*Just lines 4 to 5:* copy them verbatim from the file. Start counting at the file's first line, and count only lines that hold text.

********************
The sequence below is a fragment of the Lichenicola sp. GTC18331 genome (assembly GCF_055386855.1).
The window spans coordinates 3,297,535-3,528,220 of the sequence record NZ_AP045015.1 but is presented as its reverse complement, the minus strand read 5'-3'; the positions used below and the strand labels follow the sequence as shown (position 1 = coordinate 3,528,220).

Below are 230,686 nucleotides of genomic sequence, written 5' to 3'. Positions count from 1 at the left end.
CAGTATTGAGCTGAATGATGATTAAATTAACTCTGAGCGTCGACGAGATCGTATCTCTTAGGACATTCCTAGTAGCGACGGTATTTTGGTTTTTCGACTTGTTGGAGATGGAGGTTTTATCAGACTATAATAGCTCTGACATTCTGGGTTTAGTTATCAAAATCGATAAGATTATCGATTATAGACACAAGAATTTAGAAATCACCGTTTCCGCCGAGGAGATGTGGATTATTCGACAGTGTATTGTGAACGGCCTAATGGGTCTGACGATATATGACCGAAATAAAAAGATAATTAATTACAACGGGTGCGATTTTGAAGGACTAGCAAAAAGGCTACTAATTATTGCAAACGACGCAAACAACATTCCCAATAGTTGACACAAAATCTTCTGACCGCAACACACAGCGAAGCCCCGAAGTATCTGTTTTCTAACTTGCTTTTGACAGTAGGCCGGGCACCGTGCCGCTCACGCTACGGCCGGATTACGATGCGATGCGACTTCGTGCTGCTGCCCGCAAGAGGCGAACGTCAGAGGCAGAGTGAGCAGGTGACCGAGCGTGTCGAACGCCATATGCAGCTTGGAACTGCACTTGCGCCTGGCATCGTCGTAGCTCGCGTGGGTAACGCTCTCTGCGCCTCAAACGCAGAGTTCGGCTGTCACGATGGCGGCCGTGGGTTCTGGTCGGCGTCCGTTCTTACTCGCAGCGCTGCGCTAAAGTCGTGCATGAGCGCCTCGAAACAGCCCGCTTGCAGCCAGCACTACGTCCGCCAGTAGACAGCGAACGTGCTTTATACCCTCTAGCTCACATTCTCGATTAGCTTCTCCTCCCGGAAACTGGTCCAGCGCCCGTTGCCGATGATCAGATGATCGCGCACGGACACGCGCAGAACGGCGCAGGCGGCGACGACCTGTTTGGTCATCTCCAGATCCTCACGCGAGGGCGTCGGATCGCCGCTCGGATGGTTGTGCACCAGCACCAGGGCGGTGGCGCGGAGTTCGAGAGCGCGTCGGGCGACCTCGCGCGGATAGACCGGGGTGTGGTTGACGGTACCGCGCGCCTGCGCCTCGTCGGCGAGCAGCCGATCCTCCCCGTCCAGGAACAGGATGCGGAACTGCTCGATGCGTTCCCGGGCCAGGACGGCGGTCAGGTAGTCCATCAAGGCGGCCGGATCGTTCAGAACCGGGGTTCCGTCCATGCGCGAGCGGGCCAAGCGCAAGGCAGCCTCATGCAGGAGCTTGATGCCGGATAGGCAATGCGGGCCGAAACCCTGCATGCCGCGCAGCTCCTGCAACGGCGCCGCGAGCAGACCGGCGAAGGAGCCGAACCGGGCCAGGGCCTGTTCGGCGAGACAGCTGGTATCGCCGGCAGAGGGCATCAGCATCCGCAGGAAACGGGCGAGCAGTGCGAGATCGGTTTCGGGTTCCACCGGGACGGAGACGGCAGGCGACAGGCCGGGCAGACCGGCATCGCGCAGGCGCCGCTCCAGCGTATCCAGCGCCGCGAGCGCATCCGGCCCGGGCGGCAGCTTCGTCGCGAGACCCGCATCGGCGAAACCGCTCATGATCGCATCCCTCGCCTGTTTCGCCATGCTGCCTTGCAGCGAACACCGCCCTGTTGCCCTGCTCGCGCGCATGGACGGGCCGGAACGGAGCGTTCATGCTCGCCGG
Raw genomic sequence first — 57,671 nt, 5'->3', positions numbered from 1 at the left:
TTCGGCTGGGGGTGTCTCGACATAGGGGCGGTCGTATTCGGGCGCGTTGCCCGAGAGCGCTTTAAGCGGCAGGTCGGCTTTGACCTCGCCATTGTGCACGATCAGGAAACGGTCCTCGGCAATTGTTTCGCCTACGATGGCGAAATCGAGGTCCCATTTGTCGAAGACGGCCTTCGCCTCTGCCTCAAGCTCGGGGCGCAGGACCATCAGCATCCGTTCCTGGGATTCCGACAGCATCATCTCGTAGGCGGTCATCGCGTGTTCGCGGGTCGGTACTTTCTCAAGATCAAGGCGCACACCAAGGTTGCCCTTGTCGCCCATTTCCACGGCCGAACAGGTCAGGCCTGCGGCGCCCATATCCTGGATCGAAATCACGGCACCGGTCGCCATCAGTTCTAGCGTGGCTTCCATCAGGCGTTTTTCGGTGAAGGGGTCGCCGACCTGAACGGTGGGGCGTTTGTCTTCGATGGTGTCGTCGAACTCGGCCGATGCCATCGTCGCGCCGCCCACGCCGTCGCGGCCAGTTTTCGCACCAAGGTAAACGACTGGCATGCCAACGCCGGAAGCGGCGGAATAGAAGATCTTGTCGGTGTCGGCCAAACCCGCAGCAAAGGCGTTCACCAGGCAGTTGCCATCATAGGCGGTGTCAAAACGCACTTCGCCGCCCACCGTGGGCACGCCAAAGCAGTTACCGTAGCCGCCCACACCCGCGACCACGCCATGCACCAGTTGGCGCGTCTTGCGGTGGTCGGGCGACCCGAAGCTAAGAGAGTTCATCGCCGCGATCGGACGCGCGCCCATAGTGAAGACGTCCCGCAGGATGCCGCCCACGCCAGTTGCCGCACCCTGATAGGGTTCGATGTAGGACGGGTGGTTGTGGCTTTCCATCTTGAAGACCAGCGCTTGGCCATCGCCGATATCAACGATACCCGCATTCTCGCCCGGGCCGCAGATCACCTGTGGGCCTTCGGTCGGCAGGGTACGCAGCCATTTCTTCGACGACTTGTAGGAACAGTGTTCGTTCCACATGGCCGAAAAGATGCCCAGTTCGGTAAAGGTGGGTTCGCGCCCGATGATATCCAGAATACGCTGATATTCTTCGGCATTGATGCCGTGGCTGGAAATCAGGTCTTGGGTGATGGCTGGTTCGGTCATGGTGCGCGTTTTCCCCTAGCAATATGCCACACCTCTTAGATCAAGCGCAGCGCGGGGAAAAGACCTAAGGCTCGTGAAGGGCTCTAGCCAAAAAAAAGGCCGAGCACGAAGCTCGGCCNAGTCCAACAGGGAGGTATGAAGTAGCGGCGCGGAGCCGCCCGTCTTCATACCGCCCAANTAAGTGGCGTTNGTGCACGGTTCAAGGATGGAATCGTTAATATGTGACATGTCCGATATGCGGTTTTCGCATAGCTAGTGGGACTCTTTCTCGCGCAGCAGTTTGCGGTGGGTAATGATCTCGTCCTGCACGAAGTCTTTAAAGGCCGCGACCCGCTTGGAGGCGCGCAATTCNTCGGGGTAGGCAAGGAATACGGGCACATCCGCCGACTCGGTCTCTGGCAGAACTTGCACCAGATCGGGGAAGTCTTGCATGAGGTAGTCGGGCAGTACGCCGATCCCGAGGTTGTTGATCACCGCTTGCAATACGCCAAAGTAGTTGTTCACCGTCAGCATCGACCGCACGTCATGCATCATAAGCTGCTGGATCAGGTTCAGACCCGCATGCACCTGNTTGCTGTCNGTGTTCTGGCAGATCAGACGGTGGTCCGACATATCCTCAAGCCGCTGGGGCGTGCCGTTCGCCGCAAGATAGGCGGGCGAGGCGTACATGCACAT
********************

CAGTATTGAGCTGAATGATGATTAAATTAACTCTGAGCGTCGACGAGATCGTATCTCTTAGGACATTCCTAGTAGCGACGGTATTTTGGTTTTTCGACTTGTTGGAGATGGAGGTTTTATCAGACTATAATAGCTCTGACATTCTGGGTTTAGTTATCAAAATCGATAAGATTATCGATTATAGACACAAGAATTTAGAAATCACCGTTTCCGCCGAGGAGATGTGGATTATTCGACAGTGTATTGTGAACGGCCTAATGGGTCTGACGATATATGACCGAAATAAAAAGATAATTAATTACAACGGGTGCGATTTTGAAGGACTAGCAAAAAGGCTACTAATTATTGCAAACGACGCAAACAACATTCCCAATAGTTGACACAAAATCTTCTGACCGCAACACACAGCGAAGCCCCGAAGTATCTGTTTTCTAACTTGCTTTTGACAGTAGGCCGGGCACCGTGCCGCTCACGCTACGGCCGGATTACGATGCGATGCGACTTCGTGCTGCTGCCCGCAAGAGGCGAACGTCAGAGGCAGAGTGAGCAGGTGACCGAGCGTGTCGAACGCCATATGCAGCTTGGAACTGCACTTGCGCCTGGCATCGTCGTAGCTCGCGTGGGTAACGCTCTCTGCGCCTCAAACGCAGAGTTCGGCTGTCACGATGGCGGCCGTGGGTTCTGGTCGGCGTCCGTTCTTACTCGCAGCGCTGCGCTAAAGTCGTGCATGAGCGCCTCGAAACAGCCCGCTTGCAGCCAGCACTACGTCCGCCAGTAGACAGCGAACGTGCTTTATACCCTCTAGCTCACATTCTCGATTAGCTTCTCCTCCCGGAAACTGGTCCAGCGCCCGTTGCCGATGATCAGATGATCGCGCACGGACACGCGCAGAACGGCGCAGGCGGCGACGACCTGTTTGGTCATCTCCAGATCCTCACGCGAGGGCGTCGGATCGCCGCTCGGATGGTTGTGCACCAGCACCAGGGCGGTGGCGCGGAGTTCGAGAGCGCGTCGGGCGACCTCGCGCGGATAGACCGGGGTGTGGTTGACGGTACCGCGCGCCTGCGCCTCGTCGGCGAGCAGCCGATCCTCCCCGTCCAGGAACAGGATGCGGAACTGCTCGATGCGTTCCCGGGCCAGGACGGCGGTCAGGTAGTCCATCAAGGCGGCCGGATCGTTCAGAACCGGGGTTCCGTCCATGCGCGAGCGGGCCAAGCGCAAGGCAGCCTCATGCAGGAGCTTGATGCCGGATAGGCAATGCGGGCCGAAACCCTGCATGCCGCGCAGCTCCTGCAACGGCGCCGCGAGCAGACCGGCGAAGGAGCCGAACCGGGCCAGGGCCTGTTCGGCGAGACAGCTGGTATCGCCGGCAGAGGGCATCAGCATCCGCAGGAAACGGGCGAGCAGTGCGAGATCGGTTTCGGGTTCCACCGGGACGGAGACGGCAGGCGACAGGCCGGGCAGACCGGCATCGCGCAGGCGCCGCTCCAGCGTATCCAGCGCCGCGAGCGCATCCGGCCCGGGCGGCAGCTTCGTCGCGAGACCCGCATCGGCGAAACCGCTCATGATCGCATCCCTCGCCTGTTTCGCCATGCTGCCTTGCAGCGAACACCGCCCTGTTGCCCTGCTCGCGCGCATGGACGGGCCGGAACGGAGCGTTCATGCTCGCCGG
Raw genomic sequence first — 57,671 nt, 5'->3', positions numbered from 1 at the left: